Making Transition Work

Self Advocacy Makes Transitions Work

If the truth be told, when it comes to transition, parents are frequently in the dark as to all of the areas that transition covers and just how comprehensive the umbrella of transition can be for their student. When there are inexperienced teachers, or other factors that do not support an informed set of goals in the areas necessary to making a reasonable transition from Secondary to Post-secondary education and independent living, it is up to the advocate to not only educate the parents but also to facilitate setting appropriate IEP goals for transition. The areas that demand transition goals include:

  • Post Secondary Education Goals
  • Career awareness / Employment Goals
  • Self-advocacy Goals
  • Organization and Study Skills Goals
  • Independent Living Goals
  • Education / Training Goals
  • Employment IEP Goals
  • Community Participation Goals
  • Adult Living Skills - Post School Goals
  • Assistive Technology and Related Services Goal
  • Daily Living Skills


Many students seem to have an aversion to self advocacy and they go out of their way to minimize any attention brought to their challenges. Some students do not even know or understand what diagnoses they may have and how those disabilities impact their learning. That is why self advocacy goals are so important. It is about learning to accept themselves and speak with confidence in order to enlist the supports needed.

If a 10 year old can speak intelligently about their type I diabetes and how they need to be aware of activity levels, nutrition needs, and insulin, then all students can get to a point where they can address their challenges and needs.

Student will demonstrate self-advocacy skills in order to communicate learning style, academic and behavioral needs.

  • Student will complete a learning style inventory and be able to describe learning style.
  • Student will communicate to others the strengths and weaknesses of their learning style.
  • Student will review the modifications /adaptations page of his/her IEP.
  • Student will communicate with teachers to seek help, clarify instructions or requirements of academic tasks, and make them aware of accommodations.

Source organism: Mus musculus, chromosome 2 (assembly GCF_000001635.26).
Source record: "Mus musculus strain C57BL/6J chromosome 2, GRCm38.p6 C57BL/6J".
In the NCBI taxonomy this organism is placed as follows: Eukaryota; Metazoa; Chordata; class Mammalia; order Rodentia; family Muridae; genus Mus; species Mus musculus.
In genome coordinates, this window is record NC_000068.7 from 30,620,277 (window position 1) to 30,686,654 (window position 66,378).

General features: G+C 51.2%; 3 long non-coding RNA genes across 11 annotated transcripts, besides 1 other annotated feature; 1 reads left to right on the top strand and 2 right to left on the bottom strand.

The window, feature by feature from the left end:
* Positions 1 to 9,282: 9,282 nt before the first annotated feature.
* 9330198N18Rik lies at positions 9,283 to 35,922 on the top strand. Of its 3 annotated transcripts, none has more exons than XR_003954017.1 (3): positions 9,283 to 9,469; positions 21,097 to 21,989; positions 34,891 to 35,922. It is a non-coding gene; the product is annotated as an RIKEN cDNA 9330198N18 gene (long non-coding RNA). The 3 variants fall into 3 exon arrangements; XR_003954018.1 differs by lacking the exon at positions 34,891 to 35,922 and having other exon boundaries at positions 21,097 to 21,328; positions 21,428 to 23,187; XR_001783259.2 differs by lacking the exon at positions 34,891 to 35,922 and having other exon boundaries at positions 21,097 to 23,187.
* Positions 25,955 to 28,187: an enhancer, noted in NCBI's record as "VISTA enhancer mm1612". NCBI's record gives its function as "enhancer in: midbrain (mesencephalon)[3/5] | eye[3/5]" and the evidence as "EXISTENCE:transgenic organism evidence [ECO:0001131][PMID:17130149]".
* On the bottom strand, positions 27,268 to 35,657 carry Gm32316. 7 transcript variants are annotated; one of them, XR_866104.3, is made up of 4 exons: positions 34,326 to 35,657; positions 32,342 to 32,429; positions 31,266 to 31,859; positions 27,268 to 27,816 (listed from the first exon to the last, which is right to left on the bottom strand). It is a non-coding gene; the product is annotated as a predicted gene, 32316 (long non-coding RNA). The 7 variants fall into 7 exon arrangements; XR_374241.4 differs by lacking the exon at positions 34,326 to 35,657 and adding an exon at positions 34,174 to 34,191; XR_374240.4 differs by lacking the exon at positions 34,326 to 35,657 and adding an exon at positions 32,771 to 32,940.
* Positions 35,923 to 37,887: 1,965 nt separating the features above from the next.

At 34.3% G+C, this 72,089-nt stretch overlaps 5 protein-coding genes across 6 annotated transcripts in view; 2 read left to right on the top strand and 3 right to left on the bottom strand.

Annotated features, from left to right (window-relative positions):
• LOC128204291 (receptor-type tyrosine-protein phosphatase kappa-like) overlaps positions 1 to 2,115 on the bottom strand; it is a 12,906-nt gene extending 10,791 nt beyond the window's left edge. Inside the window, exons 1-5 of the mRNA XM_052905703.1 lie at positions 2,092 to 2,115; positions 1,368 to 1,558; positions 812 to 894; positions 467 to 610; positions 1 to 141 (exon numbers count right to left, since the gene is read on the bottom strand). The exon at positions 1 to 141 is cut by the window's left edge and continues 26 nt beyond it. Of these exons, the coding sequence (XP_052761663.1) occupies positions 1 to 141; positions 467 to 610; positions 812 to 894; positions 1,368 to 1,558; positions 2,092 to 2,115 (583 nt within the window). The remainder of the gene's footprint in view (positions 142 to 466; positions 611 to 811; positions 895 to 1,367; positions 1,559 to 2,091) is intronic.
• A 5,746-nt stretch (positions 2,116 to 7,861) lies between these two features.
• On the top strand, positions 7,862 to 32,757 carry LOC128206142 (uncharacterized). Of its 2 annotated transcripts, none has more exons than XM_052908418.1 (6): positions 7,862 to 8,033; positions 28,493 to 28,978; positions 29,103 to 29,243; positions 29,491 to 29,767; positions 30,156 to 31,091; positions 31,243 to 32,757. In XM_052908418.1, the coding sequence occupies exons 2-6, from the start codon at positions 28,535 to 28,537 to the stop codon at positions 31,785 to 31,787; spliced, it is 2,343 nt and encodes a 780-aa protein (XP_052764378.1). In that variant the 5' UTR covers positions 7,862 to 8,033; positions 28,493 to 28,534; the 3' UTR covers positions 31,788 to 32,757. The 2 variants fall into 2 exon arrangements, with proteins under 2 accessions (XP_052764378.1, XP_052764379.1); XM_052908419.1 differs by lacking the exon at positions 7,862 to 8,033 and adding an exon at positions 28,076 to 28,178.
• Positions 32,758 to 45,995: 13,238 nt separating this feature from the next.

• Student will identify impact of behaviors on self and others and how it affects learning.
  • Student will assess accuracy of assignments and tests by reviewing for errors and making necessary revisions.
  • Student will accept the consequences of being unprepared for class by discussing such consequences and developing a strategy to avoid such problems in the future.
  • Student will demonstrate the skill of obtaining information from teachers regarding tests, quizzes, projects, etc.
  • Student will develop and carry out a plan for making up work missed.
  • Student will accept responsibility for utilizing resource period services to meet classroom objectives.
  • Student will discuss specific topic behaviors (positive or negative) and the effect on academic classes and/or social performance of self.
  • Student will seek guidance/direction when facing new or difficult situations.
  • Student will appropriately confront topics/ issues, which are uncomfortable, with teacher/Para-support.
  • Student will plan and implement alternative solutions for school problems as they occur with adult guidance.
  • Student will face academic and social situations positively and appropriately and discuss feelings regarding these situations.
  • Student will accept praise and/or criticism from peers or adults and utilize this to change social and behavioral outcomes.


NSEAI's online courses efficiently lead parents and professionals to an expert level of education advocacy in just 12 days of on-demand courses that you can do at your convenience.








Marie Lewis is an author, consultant, and national speaker on best practices in education advocacy. She is a parent of 3 children and a Disability Case Manager, Board Certified Education Advocate, and Behavior Specialist Consultant. She has assisted in the development of thousands of IEPs nationally and consults on developing appropriately individualized IEPs that are outcome based vs legally sufficient. She brings a great depth of expertise, practical experience, and compassion to her work as well as expert insight, vision, and systemic thinking. She is passionate and funny and she always inspires and informs.


MJ Gore has an MEd in counseling and a degree in elementary education and natural sciences. She worked as a life-skills and learning support teacher She has been honored with the receipt of the Presidential Volunteer Service Award. She is the Director and on the faculty at the National Special Education Advocacy Institute. Her passion is social justice, especially in the area of education. She is a Board Certified Education Advocate that teaches professional advocates, educator, and clinicians the best practices in education advocacy.

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